September 20, 1993 |
Time Inc., the publishing arm of media giant Time Warner Inc., Sunday announced a major reorganization aimed at boosting its most prominent magazines and expanding operations into multimedia ventures. The restructuring also calls for cutting costs, including the elimination of an unspecified number of jobs, primarily through attrition. The move to "reinvent" the company follows recent criticism of Time Inc.
May 4, 1993
The New York-based media and entertainment giant, burdened by heavy debt since its 1990 merger, became profitable by the end of 1992. Time Warner has whittled its debt to about $15.5 billion from a high of $17 billion. While it ended 1992 in the red, it increased its per-share earnings 60.8% over 1991. Chairman Gerald M. Levin, named to succeed the late Steven J. Ross, said that Time Warner intends to turn its non-performing assets into performing ones.
June 16, 1992 |
The Los Angeles Police Protective League and the Fraternal Order of Police joined Councilwoman Joan Milke Flores on Monday in calling for Time Warner Inc. to voluntarily stop distribution of rapper Ice-T's "Cop Killer," a song they believe advocates violence against police officers. "The publication of such vile trash is unconscionable," said Bill Violante, president of the 8,000-member Los Angeles police union.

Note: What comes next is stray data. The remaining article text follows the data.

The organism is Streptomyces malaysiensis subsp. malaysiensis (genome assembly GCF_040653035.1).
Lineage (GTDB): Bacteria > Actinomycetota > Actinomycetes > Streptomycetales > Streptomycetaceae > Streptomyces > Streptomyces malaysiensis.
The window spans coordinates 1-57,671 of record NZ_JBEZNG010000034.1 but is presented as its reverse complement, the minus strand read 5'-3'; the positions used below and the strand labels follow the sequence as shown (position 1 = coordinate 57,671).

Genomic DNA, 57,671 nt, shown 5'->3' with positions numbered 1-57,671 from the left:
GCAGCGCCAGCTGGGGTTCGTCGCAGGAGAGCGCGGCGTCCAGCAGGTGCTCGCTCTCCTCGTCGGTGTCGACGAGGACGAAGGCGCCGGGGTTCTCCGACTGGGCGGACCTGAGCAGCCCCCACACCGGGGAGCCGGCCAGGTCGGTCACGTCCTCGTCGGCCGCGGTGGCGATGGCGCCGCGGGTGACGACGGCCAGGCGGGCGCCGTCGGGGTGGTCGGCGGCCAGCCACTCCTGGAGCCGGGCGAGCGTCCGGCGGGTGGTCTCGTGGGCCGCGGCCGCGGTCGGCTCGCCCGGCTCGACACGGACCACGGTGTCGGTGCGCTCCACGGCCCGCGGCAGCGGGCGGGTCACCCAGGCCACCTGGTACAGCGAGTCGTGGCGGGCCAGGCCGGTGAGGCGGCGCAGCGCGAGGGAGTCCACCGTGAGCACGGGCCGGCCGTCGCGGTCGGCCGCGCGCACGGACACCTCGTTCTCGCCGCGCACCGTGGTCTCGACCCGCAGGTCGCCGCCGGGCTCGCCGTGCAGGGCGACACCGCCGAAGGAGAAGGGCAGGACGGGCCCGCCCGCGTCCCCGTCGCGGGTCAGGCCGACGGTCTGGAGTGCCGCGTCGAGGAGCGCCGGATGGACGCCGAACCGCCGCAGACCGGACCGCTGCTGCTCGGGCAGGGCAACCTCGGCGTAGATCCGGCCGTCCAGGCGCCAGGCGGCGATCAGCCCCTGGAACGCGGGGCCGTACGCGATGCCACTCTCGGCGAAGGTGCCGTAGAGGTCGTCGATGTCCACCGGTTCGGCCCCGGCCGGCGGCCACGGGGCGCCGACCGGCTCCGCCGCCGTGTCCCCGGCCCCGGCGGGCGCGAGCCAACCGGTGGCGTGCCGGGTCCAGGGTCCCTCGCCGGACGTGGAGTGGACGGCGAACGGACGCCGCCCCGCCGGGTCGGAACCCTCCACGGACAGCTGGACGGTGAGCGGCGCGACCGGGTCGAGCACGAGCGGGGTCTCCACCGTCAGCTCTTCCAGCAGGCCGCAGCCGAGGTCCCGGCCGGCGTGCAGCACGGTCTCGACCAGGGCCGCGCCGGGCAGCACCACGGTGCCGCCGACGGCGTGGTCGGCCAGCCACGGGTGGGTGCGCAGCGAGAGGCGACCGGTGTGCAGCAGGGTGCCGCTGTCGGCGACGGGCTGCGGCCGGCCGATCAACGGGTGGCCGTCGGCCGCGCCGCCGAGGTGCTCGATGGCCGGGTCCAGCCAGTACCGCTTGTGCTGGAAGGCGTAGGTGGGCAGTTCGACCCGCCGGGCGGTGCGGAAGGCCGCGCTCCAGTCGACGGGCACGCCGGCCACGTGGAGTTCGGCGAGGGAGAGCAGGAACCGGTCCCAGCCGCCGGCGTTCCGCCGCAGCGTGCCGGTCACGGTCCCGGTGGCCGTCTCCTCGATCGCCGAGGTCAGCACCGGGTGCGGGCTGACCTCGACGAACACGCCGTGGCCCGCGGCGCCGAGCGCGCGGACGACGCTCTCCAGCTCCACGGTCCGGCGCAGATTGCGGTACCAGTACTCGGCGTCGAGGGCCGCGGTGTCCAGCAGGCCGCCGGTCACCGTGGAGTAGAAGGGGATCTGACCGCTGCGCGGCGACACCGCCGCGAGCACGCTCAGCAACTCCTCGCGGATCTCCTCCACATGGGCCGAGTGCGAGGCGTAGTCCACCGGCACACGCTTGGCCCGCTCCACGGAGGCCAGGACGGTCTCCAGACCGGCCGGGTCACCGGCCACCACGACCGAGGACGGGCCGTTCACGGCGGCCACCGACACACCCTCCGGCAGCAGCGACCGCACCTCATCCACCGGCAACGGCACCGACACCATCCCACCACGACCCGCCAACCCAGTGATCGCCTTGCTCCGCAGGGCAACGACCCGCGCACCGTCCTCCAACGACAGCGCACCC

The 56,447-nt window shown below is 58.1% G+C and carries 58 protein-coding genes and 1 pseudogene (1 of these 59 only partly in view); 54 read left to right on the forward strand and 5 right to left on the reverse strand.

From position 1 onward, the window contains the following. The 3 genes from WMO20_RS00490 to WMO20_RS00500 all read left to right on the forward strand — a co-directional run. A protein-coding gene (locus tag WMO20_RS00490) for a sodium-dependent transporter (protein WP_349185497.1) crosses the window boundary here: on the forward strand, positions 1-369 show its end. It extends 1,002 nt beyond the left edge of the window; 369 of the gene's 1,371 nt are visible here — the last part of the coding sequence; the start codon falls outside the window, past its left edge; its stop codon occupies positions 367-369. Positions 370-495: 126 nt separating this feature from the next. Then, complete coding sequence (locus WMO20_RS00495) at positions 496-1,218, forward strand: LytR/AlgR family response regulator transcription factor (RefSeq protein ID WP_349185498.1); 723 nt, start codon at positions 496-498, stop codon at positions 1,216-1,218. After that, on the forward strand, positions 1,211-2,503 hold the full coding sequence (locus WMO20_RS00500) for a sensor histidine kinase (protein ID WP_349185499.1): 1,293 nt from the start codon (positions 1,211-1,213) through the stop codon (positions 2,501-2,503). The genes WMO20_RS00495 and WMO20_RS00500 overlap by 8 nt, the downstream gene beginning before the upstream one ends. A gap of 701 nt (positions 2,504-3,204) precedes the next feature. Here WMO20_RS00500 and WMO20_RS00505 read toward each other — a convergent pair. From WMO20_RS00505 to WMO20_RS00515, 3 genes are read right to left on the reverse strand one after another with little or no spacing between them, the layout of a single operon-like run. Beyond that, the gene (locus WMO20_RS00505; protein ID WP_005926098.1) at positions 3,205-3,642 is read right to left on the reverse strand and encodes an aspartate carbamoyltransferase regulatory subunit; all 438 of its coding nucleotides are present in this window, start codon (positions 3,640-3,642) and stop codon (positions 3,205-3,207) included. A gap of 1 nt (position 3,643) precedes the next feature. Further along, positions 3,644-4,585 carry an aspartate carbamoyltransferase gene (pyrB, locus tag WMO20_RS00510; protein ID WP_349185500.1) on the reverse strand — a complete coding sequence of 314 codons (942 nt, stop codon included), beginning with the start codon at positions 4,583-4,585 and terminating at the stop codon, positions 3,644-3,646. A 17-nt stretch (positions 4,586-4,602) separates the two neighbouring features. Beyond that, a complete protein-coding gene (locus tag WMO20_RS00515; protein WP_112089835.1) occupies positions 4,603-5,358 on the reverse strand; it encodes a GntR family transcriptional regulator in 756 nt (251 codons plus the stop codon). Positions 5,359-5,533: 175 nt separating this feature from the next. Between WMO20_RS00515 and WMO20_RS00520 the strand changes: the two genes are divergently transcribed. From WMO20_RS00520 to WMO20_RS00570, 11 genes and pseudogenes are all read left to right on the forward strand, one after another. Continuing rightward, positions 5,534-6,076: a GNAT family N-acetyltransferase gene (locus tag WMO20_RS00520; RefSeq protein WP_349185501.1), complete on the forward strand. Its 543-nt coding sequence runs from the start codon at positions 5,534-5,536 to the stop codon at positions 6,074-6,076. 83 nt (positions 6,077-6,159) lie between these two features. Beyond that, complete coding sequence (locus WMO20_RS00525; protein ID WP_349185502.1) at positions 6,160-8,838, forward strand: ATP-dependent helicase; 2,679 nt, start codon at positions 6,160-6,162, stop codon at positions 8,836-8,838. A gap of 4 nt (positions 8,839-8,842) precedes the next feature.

June 10, 1992
Time Inc. said Tuesday it has hired a veteran publishing executive, Don Logan, now president and chief executive of Southern Progress Corp., to be its No. 2 manager, overseeing the company's New York-based magazine division. At the same time, Time announced the resignation of S. Christopher Meigher III, president of the division. Time said Meigher was resigning to pursue other interests after 22 years with the company.
January 6, 1991 |
It's been a year this week since Steven J. Ross presided over the formal close of history's biggest media company merger, but he gets questions about at least one aspect of it every time he asks for a menu. "I'd love to go to a dinner where somebody doesn't ask me what we're going to do about the debt," says Ross, who is chairman and co-chief executive of Time Warner Inc. "Even the waiters ask." The cross-examination continues because the issues, like the $10.
August 14, 1990 |
Hedley Donovan, Henry Luce's hand-chosen successor as editor-in-chief of the Time Inc. publishing empire, died Monday in New York Hospital after what a company spokesman described only as a long illness. Donovan, dubbed "Pope Moses II" by Time staffers after succeeding Luce, was 76, and had lived in Manhattan and Sands Point, Long Island. More recently, he had served from 1979-80 as personal adviser to President Jimmy Carter.